US examines its conscience after CIA torture report
The fact that the US tortured suspected terrorists for years after 9/11 is not news. However, controversial details of a Senate report has compelled the nation to undertake the difficult task of examining its conscience.
Washington: The fact that the US tortured suspected terrorists for years after 9/11 is not news. However, controversial details of a Senate report has compelled the nation to undertake the difficult task of examining its conscience.
"There's controversy in terms of the details, but what's not controversial is the fact that we did some things that violated who we are as a people," US President Barack Obama said in an interview with Telemundo and Univision television stations, after the details of the report were made public this week.
The document, which analyses controversial interrogation methods on suspected terrorists for eight years after 9/11, concludes that the US Central Intelligence Agency (CIA) resorted to more brutal torture methods than it had admitted to.
Simulated suffocation, baths in frozen water, sleep deprivation for over a week, rectal feeding and hydration, and death threats and abuses were among the cruel practices that were revealed publicly Tuesday.
"This is not how Americans should behave. Ever," wrote The Washington Post in its editorial titled "The horrors in America's 'dungeon' should never have happened".
"Torture is wrong, whether or not it has ever 'worked'. As an Obama administration official said Tuesday, 'The reason we prohibited these techniques is because they are contrary to our values'," it added.
The Republicans, who are now in the opposition, and key members of the George W. Bush administration, including the former president himself, criticised the report and defended the CIA's methods, claiming that they helped prevent terrorist attacks and saved lives.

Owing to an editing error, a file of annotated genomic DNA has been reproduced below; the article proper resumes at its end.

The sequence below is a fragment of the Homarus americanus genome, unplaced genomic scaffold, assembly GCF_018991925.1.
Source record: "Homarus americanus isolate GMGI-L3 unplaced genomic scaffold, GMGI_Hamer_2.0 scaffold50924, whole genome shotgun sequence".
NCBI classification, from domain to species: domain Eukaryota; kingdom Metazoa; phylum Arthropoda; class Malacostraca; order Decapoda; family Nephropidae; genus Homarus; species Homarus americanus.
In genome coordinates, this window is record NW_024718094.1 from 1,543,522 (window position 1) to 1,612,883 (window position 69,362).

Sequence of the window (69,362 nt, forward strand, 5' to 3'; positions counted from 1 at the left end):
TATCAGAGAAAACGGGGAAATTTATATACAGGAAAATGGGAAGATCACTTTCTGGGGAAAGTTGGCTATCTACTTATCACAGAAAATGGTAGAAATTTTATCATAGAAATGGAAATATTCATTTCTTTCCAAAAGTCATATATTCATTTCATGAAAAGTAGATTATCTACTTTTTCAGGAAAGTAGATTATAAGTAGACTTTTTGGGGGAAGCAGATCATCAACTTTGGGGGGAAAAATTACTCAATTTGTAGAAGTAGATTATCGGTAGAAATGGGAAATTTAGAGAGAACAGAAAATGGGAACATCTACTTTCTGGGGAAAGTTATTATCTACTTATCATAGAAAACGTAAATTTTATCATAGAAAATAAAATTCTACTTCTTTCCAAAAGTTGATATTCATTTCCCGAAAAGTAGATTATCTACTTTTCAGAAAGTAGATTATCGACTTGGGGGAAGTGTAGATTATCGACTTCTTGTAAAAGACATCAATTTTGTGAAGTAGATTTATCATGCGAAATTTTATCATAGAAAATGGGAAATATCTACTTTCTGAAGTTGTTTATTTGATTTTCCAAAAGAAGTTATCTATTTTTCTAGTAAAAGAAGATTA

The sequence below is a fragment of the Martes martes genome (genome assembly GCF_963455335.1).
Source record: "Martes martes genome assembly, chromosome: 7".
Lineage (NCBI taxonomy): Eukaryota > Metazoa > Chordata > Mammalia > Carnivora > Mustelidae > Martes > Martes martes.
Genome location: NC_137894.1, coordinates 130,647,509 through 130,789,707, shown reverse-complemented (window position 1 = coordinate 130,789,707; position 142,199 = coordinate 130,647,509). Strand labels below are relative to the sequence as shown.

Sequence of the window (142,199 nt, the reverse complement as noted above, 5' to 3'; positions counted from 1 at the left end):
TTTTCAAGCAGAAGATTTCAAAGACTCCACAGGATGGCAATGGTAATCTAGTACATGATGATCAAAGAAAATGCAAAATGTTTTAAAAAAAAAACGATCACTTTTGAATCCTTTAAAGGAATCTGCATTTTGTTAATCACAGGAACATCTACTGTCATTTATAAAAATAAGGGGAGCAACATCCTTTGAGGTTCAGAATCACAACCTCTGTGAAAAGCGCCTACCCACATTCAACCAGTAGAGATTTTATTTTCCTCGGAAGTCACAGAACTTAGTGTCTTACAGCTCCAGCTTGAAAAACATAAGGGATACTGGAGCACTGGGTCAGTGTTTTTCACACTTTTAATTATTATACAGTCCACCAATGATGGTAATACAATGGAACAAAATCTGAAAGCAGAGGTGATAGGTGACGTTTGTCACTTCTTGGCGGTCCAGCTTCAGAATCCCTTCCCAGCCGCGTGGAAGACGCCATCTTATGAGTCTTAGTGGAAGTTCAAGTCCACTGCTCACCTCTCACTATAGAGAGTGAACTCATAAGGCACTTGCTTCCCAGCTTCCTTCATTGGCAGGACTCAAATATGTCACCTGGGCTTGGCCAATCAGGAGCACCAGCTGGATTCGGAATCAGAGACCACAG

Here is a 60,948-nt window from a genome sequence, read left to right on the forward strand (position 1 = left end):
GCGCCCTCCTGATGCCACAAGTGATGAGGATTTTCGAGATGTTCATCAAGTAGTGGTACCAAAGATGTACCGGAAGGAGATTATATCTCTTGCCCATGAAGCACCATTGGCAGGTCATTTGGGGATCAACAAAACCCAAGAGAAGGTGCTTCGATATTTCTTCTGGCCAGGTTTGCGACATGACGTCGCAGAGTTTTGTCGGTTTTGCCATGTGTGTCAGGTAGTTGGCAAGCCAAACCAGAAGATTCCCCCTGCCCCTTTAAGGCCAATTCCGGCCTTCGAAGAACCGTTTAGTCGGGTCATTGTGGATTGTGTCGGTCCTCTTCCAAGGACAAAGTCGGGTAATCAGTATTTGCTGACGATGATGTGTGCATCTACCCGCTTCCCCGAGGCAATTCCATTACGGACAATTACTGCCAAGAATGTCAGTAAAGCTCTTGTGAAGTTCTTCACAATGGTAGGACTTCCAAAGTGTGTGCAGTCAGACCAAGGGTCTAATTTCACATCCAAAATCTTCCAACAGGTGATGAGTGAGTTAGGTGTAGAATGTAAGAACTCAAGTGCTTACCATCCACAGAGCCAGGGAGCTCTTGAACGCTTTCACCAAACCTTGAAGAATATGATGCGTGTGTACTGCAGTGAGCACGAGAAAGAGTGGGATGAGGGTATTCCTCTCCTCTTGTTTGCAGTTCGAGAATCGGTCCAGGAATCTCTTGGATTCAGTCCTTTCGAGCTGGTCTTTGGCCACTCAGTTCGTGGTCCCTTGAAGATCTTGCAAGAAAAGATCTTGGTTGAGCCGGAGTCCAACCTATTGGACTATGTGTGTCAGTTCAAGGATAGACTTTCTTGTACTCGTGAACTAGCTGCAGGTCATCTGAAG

"We're fortunate to have men and women who work hard at the CIA serving on our behalf. These are patriots and whatever the report says, if it diminishes their contributions to our country, it is way off base," Bush said before the report was published.
On the other hand are those who argue there can be no justification for torture.
"That some of these detainees were highly dangerous men does not excuse subjecting them to illegal treatment that brought shame on the United States and served as a recruiting tool for terrorist groups," lamented The New York Times in its editorial.
The Republicans acted "as though it is the reporting of the torture and not the torture itself that is bad for the country", it added.
Besides the debate regarding the legitimacy and effectiveness of the controversial methods highlighted in the report, it has also opened the risk of igniting more anger against the US in many parts of the world.
"No nation is perfect. But one of the strengths that makes America exceptional is our willingness to openly confront our past, face our imperfections, make changes and do better," Obama said.